For example, states could set up a system in which consumers are given health insurance vouchers to purchase coverage. Carriers could be required to issue policies to all who apply. To protect their pools from the adverse selection of people waiting until they’re on their way to the hospital to obtain insurance, carriers could be permitted to exclude coverage for pre-existing conditions for as long as a consumer has been without coverage. This kind of approach would do away with exchanges and the PPACA’s approach to the individual mandate. Of course, so would the single-payer approach being considered in Vermont.

A wise man once told me, “You never solve problems, you just replace old problems with new ones.” President Obama is giving states the opportunity to solve – and create – their own problems. Whether any will be able, or willing, to seize this opportunity remains to be seen.

Two Unrelated Health Care Reform Items

Two items of interest concerning health care reform: one concerning repeal of an unpopular provision of the Patient Protection and Affordable Care Act; the other a bi-partisan effort to allow states to opt-out of some of the health care reform law’s provisions.


First, a quick update on the inevitable repeal of the Patient Protection and Affordable Care Act’s requirement that businesses issue a 1099 when they pay any vendor or contractor more than $600 for goods or services. The update: it’s still inevitable.

Virtually everyone agrees this part of the new health care reform bill needs to be repealed or, at the very least, greatly revised. President Barack Obama wants to lift this burdensome paperwork. 61 Senators have voted to repeal it. A majority of the House wants to repeal it. The Senate tried twice to repeal the PPACA’s 1099 provision in late-November. But the provision has yet to be repealed.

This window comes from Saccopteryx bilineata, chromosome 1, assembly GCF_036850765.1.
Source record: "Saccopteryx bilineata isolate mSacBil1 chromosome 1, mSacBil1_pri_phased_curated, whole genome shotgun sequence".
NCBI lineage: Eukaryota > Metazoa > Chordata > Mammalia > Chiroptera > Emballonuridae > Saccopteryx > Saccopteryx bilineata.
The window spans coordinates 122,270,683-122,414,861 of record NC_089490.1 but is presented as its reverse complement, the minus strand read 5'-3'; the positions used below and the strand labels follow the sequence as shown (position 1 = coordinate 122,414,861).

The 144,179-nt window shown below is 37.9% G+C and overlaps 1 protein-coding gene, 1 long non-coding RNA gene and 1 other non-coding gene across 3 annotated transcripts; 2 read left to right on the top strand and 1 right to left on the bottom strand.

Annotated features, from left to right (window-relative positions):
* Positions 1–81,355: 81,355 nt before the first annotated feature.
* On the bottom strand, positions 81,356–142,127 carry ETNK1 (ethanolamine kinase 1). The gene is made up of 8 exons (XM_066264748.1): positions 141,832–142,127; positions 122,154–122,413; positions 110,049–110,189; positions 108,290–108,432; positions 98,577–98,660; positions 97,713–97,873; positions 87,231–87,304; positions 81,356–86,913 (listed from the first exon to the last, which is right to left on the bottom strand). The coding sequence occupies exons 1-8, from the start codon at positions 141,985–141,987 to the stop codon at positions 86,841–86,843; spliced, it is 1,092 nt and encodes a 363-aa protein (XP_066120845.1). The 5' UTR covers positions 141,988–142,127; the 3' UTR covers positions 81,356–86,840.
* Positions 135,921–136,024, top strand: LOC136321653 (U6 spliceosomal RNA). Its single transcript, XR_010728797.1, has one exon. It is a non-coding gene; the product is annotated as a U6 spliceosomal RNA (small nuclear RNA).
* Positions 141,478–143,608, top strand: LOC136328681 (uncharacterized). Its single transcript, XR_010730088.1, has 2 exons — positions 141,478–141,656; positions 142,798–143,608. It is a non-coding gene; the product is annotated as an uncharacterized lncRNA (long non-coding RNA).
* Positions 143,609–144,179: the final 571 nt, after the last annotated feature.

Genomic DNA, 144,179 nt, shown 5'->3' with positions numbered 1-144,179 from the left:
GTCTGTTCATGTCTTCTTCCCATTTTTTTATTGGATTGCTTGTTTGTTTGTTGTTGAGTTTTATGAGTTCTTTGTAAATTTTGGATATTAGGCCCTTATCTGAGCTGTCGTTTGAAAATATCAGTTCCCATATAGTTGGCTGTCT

Just this week Democrats tried to repeal this tax reporting requirement by attaching it to the legislation the Senate is considering to extend the tax cuts about to to expire. Politico reports Republicans squashed the move because the deal ““wasn’t part of the original [compromise] framework, and nobody involved in the negotiations allowed any add-ons.” Apparently exceptions to the “no add-ons” rule are not allowed even by nearly unanimous consent.

There’s plenty of time to repeal the 1099 requirement as it doesn’t take effect until 2012. It’s inevitable repeal remains inevitable. That it’s taking this long says more about Congress than the policy underlying the 1099 provision. But even a broken clock is right twice a day. Eventually Congress will get the job done, even against its natural tendency not to.


Senator Ron Wyden is clever. He inserted a little noticed or discussed provision into the Patient Protection and Affordable Care Act that has the potential to, as The Hill’s Healthwatch blog put it “take the partisan venom out of the healthcare reform debate.

As reported by Healthwatch, Senator Wyden’s amendment allows states to seek waivers from various parts of the law, including, for example, the requirement that everyone obtain health care coverage.